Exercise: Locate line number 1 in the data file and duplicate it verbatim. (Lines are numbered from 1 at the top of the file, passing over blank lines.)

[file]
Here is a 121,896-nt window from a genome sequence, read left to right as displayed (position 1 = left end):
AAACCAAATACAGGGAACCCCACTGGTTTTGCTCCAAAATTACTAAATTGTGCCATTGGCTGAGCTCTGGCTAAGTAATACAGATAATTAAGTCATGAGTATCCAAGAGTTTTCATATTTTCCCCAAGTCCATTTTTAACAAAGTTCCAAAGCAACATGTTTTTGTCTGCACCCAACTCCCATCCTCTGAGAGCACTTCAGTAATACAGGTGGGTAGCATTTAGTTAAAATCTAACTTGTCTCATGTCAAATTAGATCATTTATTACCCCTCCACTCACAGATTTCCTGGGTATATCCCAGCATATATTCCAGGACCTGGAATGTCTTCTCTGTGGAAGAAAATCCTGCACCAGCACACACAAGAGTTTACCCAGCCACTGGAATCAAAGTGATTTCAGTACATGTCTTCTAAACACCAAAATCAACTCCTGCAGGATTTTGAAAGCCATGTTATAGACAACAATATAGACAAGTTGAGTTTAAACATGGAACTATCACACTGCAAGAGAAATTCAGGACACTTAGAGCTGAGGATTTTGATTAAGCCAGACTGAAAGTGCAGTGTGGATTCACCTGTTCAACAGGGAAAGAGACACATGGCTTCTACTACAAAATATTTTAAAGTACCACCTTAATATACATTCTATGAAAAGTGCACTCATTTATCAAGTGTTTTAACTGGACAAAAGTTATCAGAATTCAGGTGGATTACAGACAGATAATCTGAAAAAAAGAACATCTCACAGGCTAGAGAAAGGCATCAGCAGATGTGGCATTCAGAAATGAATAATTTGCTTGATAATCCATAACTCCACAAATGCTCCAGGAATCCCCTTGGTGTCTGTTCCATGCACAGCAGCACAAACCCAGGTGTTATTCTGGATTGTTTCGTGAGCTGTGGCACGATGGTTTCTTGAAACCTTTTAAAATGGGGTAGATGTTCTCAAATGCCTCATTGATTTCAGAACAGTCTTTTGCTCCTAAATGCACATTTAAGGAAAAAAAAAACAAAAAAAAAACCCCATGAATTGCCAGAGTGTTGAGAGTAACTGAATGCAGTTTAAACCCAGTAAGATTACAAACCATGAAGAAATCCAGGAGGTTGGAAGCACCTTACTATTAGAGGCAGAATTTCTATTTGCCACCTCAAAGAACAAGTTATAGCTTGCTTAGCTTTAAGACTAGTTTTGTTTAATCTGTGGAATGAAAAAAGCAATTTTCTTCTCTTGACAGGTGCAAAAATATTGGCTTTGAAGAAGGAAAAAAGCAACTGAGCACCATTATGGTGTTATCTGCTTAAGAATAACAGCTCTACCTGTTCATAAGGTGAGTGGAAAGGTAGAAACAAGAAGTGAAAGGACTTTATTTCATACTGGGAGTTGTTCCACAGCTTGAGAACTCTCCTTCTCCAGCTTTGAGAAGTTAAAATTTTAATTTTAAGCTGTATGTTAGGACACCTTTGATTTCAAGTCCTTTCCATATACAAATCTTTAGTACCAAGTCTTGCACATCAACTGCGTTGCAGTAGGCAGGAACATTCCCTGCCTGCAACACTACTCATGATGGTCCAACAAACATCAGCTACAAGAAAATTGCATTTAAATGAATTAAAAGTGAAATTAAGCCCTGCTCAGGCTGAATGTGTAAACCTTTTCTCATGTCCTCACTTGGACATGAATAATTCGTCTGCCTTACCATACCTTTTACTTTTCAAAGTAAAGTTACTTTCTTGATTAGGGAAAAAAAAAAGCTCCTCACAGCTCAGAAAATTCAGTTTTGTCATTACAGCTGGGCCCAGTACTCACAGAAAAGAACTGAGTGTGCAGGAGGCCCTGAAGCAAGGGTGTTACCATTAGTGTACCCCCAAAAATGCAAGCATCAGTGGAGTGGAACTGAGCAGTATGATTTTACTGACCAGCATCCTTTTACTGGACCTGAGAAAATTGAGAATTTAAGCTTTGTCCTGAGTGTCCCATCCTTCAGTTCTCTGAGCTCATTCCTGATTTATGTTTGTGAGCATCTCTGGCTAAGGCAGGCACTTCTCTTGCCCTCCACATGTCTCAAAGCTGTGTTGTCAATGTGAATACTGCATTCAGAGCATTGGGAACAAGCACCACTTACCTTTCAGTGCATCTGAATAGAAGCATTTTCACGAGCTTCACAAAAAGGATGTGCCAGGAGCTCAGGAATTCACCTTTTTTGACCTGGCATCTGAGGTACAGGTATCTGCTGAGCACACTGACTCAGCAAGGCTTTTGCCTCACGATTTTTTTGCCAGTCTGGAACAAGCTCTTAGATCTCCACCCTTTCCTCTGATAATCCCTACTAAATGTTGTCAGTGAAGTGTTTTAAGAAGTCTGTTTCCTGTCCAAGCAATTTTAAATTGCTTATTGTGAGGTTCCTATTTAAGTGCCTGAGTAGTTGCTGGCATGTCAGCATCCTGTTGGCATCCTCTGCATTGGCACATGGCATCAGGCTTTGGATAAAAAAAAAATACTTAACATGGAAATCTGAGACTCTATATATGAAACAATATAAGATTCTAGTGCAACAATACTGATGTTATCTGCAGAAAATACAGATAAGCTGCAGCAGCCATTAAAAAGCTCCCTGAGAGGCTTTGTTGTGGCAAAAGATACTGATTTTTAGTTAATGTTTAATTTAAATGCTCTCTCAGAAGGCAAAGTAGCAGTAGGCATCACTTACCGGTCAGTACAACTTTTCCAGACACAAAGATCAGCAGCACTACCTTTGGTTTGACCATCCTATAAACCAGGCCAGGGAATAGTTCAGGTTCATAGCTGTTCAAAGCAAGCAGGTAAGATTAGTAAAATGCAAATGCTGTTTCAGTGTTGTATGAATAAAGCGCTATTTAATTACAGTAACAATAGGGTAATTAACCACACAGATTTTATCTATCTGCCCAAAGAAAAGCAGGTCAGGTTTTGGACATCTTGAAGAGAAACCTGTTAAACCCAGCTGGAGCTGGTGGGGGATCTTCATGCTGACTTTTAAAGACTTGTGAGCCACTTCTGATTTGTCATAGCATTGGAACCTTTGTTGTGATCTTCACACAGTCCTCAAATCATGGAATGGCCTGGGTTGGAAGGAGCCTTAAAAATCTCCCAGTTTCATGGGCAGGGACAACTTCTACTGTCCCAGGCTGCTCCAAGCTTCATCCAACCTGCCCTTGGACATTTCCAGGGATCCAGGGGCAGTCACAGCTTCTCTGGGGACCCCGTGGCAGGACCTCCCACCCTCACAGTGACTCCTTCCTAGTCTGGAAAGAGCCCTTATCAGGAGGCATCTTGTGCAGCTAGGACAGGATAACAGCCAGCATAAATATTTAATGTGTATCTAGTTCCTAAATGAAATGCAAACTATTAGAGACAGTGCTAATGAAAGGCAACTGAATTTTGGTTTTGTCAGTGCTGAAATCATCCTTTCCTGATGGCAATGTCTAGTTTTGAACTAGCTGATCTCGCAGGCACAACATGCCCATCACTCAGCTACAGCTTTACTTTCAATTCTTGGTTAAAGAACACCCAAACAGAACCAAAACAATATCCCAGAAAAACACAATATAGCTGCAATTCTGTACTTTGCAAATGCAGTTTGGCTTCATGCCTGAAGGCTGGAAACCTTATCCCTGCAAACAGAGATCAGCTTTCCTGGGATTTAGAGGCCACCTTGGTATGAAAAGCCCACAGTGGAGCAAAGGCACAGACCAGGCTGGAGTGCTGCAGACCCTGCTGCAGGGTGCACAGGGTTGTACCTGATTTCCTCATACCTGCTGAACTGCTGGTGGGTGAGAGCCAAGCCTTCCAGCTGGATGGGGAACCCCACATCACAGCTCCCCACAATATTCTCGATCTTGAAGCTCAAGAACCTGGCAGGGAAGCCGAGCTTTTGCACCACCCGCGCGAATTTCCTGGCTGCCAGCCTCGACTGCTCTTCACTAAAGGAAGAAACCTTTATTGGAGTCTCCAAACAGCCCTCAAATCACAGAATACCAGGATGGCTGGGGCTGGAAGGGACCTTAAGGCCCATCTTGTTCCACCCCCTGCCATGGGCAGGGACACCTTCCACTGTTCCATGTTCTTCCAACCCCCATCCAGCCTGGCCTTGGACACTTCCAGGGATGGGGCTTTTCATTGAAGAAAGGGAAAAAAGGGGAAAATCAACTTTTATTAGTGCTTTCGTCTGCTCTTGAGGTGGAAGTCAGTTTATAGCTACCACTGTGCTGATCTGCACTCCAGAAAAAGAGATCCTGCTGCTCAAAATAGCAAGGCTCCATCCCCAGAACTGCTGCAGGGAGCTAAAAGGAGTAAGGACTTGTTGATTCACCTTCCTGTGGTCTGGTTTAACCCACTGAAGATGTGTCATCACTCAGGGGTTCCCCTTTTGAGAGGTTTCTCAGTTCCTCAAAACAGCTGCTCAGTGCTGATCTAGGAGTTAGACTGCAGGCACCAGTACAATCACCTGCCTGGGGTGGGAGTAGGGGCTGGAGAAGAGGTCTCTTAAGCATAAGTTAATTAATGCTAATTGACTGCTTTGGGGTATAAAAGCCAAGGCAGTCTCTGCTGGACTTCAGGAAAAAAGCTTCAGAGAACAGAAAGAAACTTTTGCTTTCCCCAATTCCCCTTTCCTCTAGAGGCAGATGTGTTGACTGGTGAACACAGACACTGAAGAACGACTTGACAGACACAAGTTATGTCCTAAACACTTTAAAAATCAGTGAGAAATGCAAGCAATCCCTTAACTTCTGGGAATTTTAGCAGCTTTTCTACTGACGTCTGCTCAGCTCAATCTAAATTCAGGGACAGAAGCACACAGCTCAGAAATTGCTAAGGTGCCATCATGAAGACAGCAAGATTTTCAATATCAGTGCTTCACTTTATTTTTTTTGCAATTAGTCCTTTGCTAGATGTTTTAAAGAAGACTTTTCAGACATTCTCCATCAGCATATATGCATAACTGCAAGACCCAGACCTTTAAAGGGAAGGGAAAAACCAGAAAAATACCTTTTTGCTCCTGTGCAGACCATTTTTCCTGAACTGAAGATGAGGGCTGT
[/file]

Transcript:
Here is a 121,896-nt window from a genome sequence, read left to right as displayed (position 1 = left end):